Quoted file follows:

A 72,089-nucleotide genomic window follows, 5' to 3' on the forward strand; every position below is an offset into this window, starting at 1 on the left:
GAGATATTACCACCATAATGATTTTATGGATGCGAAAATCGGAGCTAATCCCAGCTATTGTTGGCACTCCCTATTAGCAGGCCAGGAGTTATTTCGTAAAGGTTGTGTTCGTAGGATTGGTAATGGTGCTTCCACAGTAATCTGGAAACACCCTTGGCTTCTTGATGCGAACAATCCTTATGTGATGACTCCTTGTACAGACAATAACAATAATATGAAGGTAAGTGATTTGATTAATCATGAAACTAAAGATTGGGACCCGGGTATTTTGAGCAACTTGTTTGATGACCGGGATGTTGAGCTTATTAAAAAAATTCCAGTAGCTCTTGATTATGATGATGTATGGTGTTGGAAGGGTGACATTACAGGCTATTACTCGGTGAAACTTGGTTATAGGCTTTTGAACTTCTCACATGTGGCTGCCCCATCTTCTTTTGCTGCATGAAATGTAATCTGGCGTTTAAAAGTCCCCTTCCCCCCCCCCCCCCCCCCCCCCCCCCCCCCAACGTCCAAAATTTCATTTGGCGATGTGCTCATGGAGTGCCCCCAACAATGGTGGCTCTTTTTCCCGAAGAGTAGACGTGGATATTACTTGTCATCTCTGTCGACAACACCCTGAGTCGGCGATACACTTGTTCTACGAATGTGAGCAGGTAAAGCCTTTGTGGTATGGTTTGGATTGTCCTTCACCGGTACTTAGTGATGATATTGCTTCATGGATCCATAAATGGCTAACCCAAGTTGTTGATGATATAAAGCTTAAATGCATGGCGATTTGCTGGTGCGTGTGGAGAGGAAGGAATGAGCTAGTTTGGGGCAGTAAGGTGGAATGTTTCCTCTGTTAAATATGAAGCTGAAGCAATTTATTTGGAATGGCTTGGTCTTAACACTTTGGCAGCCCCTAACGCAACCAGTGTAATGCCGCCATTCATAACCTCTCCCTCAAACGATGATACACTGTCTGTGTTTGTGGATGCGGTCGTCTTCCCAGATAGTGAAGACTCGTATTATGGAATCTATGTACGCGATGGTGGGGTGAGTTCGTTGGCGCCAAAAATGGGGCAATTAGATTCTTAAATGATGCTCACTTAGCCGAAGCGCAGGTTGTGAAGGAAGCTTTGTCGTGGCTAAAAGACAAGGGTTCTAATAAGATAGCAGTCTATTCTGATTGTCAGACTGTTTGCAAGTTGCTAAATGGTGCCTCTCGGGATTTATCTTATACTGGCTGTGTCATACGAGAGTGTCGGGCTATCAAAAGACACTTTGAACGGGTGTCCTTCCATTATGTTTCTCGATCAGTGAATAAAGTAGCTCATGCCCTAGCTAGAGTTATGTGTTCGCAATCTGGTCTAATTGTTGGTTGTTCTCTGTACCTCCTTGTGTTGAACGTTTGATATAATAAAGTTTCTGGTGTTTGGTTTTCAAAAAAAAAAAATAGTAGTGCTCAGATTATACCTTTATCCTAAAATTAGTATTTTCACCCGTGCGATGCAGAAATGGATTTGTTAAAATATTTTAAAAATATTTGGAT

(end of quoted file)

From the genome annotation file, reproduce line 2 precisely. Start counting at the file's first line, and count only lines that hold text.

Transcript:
GAGATATTACCACCATAATGATTTTATGGATGCGAAAATCGGAGCTAATCCCAGCTATTGTTGGCACTCCCTATTAGCAGGCCAGGAGTTATTTCGTAAAGGTTGTGTTCGTAGGATTGGTAATGGTGCTTCCACAGTAATCTGGAAACACCCTTGGCTTCTTGATGCGAACAATCCTTATGTGATGACTCCTTGTACAGACAATAACAATAATATGAAGGTAAGTGATTTGATTAATCATGAAACTAAAGATTGGGACCCGGGTATTTTGAGCAACTTGTTTGATGACCGGGATGTTGAGCTTATTAAAAAAATTCCAGTAGCTCTTGATTATGATGATGTATGGTGTTGGAAGGGTGACATTACAGGCTATTACTCGGTGAAACTTGGTTATAGGCTTTTGAACTTCTCACATGTGGCTGCCCCATCTTCTTTTGCTGCATGAAATGTAATCTGGCGTTTAAAAGTCCCCTTCCCCCCCCCCCCCCCCCCCCCCCCCCCCCCAACGTCCAAAATTTCATTTGGCGATGTGCTCATGGAGTGCCCCCAACAATGGTGGCTCTTTTTCCCGAAGAGTAGACGTGGATATTACTTGTCATCTCTGTCGACAACACCCTGAGTCGGCGATACACTTGTTCTACGAATGTGAGCAGGTAAAGCCTTTGTGGTATGGTTTGGATTGTCCTTCACCGGTACTTAGTGATGATATTGCTTCATGGATCCATAAATGGCTAACCCAAGTTGTTGATGATATAAAGCTTAAATGCATGGCGATTTGCTGGTGCGTGTGGAGAGGAAGGAATGAGCTAGTTTGGGGCAGTAAGGTGGAATGTTTCCTCTGTTAAATATGAAGCTGAAGCAATTTATTTGGAATGGCTTGGTCTTAACACTTTGGCAGCCCCTAACGCAACCAGTGTAATGCCGCCATTCATAACCTCTCCCTCAAACGATGATACACTGTCTGTGTTTGTGGATGCGGTCGTCTTCCCAGATAGTGAAGACTCGTATTATGGAATCTATGTACGCGATGGTGGGGTGAGTTCGTTGGCGCCAAAAATGGGGCAATTAGATTCTTAAATGATGCTCACTTAGCCGAAGCGCAGGTTGTGAAGGAAGCTTTGTCGTGGCTAAAAGACAAGGGTTCTAATAAGATAGCAGTCTATTCTGATTGTCAGACTGTTTGCAAGTTGCTAAATGGTGCCTCTCGGGATTTATCTTATACTGGCTGTGTCATACGAGAGTGTCGGGCTATCAAAAGACACTTTGAACGGGTGTCCTTCCATTATGTTTCTCGATCAGTGAATAAAGTAGCTCATGCCCTAGCTAGAGTTATGTGTTCGCAATCTGGTCTAATTGTTGGTTGTTCTCTGTACCTCCTTGTGTTGAACGTTTGATATAATAAAGTTTCTGGTGTTTGGTTTTCAAAAAAAAAAAATAGTAGTGCTCAGATTATACCTTTATCCTAAAATTAGTATTTTCACCCGTGCGATGCAGAAATGGATTTGTTAAAATATTTTAAAAATATTTGGAT